If you don’t have Dreamweaver, you can still build a mobile layout, though it might not have the flexibiliyt that you’re looking for. Bear in mind that what you do won’t work on all mobile devices. Still, these tips will help you get a better result. At the end of this article, and for further reading, I’ve provided links to mobile website software and articles to get you started.
Here’s a bit of code, from Apple, designed for the iphone and the reason you would use it is to prevent zooming.
Use simple HTML
Since you’re dealing with a narrow viewing space, you’ll want to use simple HTML. Here’s a code example from Adobe Dreamweaver CS6
Today every company had to have a website, it is something like having a telephone number or a company address. A lot of companies do not have yet a budget for making a website, they think it is very expensive, and they are right. If you use a web developer in Europe you will need a couple of thousands of Euros to make a simple website to present your company.
In this article I will give a simple tutorial how to publish your database report without the need for a web-developer, something simple but yet very powerful, with your Microsoft access database.
This method is best way for web designers, who know how to make a web page in HTML, but do not know how to connect it with the database, without using PHP or ASP.
First step: create your report page
To show your report online, you will need a database access file and a HTML file which will show the report or the query results.
We will create the databse in Microsoft access, I will create a database and name it as biblio and create a table and name it Titles, we will make these fields:
- ID as number data type which will be our primary key also.
- Name as text data type
- Publisher as text data type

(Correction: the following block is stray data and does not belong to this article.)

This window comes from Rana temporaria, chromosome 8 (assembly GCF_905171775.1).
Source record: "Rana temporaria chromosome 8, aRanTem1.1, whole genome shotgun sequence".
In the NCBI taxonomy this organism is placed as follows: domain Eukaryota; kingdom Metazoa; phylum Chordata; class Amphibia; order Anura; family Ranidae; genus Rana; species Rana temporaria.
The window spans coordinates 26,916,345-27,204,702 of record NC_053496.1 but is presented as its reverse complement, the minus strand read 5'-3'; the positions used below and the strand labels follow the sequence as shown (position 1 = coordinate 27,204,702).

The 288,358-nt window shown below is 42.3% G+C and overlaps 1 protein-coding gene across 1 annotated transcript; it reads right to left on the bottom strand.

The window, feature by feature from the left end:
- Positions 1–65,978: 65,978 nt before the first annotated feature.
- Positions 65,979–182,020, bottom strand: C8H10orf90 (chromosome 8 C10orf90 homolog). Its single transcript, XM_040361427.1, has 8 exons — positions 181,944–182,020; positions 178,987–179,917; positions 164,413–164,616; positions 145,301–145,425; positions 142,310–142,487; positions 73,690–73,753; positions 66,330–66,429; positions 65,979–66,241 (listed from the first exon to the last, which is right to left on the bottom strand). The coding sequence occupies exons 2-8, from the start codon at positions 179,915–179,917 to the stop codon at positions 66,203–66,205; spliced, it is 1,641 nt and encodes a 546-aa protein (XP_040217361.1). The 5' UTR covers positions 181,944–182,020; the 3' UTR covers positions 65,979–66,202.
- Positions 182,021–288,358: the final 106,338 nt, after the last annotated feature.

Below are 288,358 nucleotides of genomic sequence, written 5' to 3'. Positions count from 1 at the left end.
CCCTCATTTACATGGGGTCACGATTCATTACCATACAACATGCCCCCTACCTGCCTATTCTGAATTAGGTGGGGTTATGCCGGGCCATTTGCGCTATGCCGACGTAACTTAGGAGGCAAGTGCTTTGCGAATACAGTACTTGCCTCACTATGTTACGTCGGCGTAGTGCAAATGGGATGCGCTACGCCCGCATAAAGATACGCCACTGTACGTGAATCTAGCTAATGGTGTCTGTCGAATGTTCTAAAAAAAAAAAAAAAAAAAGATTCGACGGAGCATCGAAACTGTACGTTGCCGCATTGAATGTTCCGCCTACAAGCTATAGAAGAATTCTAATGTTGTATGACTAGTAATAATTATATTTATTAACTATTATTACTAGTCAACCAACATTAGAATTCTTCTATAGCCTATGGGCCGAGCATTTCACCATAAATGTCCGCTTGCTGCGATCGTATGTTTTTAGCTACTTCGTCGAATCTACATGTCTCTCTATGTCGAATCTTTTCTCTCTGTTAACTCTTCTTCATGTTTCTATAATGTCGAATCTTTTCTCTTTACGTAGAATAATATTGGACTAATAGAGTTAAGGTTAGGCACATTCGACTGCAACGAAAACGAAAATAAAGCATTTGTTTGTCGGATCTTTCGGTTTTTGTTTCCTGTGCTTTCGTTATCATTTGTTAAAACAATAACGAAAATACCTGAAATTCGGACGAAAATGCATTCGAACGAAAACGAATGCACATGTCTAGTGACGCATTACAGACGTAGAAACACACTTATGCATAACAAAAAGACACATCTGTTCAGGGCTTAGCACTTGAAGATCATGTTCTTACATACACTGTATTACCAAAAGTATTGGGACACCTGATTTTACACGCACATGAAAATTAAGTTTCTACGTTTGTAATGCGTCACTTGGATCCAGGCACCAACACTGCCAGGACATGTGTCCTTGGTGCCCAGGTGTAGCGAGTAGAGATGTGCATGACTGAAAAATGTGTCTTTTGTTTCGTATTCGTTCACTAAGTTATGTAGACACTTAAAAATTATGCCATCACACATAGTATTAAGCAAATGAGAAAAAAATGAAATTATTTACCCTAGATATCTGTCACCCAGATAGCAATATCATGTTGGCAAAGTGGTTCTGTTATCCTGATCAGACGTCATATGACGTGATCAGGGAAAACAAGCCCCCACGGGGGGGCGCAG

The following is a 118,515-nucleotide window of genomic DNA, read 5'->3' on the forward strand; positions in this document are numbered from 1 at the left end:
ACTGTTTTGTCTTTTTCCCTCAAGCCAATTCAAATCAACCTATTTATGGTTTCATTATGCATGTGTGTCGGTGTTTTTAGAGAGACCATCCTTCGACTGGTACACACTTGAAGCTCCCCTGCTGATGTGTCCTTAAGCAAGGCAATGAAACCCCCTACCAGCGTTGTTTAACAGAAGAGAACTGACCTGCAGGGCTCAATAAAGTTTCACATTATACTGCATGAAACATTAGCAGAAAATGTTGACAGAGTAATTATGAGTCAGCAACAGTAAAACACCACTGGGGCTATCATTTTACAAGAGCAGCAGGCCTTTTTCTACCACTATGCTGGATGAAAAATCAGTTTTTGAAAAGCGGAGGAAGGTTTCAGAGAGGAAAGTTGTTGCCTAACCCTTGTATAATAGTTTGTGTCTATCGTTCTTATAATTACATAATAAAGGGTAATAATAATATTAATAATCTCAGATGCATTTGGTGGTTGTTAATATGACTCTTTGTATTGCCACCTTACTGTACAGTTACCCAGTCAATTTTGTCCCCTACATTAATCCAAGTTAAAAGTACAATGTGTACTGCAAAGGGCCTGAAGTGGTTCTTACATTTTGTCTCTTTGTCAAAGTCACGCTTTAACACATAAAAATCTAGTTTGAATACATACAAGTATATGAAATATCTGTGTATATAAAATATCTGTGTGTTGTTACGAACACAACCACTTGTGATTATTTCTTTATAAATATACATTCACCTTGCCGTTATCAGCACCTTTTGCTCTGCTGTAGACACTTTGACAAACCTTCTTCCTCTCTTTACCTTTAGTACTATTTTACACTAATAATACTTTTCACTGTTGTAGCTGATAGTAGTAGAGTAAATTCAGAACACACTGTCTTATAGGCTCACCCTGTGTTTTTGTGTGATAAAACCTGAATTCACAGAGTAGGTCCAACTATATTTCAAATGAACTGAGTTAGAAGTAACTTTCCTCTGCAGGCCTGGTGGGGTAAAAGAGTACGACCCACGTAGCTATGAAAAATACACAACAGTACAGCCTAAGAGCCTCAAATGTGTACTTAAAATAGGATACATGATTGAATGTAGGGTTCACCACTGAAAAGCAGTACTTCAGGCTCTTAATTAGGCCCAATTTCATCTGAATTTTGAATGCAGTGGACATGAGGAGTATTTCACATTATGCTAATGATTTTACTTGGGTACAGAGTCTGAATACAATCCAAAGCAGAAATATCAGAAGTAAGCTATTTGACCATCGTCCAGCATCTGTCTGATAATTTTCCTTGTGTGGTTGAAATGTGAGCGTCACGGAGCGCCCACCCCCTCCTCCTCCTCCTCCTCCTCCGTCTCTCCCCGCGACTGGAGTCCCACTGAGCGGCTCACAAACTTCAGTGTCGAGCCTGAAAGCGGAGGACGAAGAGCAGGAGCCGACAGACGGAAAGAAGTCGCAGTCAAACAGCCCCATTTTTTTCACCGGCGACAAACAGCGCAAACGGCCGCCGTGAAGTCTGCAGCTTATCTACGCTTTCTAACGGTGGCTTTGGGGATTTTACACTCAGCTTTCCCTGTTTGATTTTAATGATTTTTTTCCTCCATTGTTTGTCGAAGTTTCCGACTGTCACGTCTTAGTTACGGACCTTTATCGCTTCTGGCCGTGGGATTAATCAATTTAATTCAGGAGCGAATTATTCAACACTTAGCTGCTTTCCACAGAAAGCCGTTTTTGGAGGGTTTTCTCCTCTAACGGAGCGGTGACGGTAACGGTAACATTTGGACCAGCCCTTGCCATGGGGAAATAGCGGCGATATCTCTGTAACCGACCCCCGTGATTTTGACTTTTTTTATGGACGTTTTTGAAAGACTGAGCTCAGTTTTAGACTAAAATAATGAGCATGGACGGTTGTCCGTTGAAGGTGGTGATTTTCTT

- PublishYear as text data type
I will fill it with some data and save it, and we have a database file.
If you have a design for your report you will need to slice it and make a HTML page, you can use GIMP on linux or Photoshop on windows, then use any HTML editor or text editor to make the HTML code.
I will use a simple example using WhizBase Server Pages (WBSP) to develop this report. WBSP is a very powerful tool for publishing databases online with a very simple code, it is not like classic web programing languages.
Create the header:
Every WBSP page have a header, it is a place where we put some information needed by the server, everything we write in this section will not apear in our page. This section contains the variables that are essential for processing WBSP file. Here you put information about the database, recordset, template, error template, log file, redirection, etc. We will simply say for the server to connect to our access database and select a table, list for example 10 records only and make a pagiation.
[FormFields] is the starting tag for the section, when the server sees this code it will start receiving our commands. wb_basename=biblio.mdb is our database file, I have putted our database in the same folder as my HTML file so I am calling it directly. The server will look for the file name what ever we give as a path for it after wb_basename and connect to the database file. To specify which table we will select we use wb_rcdset=Titles , as you see I will select the table Titles . We told the server which database file to connect and which table to select, now we need to tell it what to do, and in our case is query, using the command WB_Command we give it a value Q and we did it. Finally we want to limit our results, let us show 10 records by page. We can skip this line and it will list the whole table, but what if we have a table with 10 000 records or more, do you really want to show it all in one page? So we will use WB_MaxRec=10 and that is all what we need. Now give the server a simple comment like command which says to the server begin interpreting the template.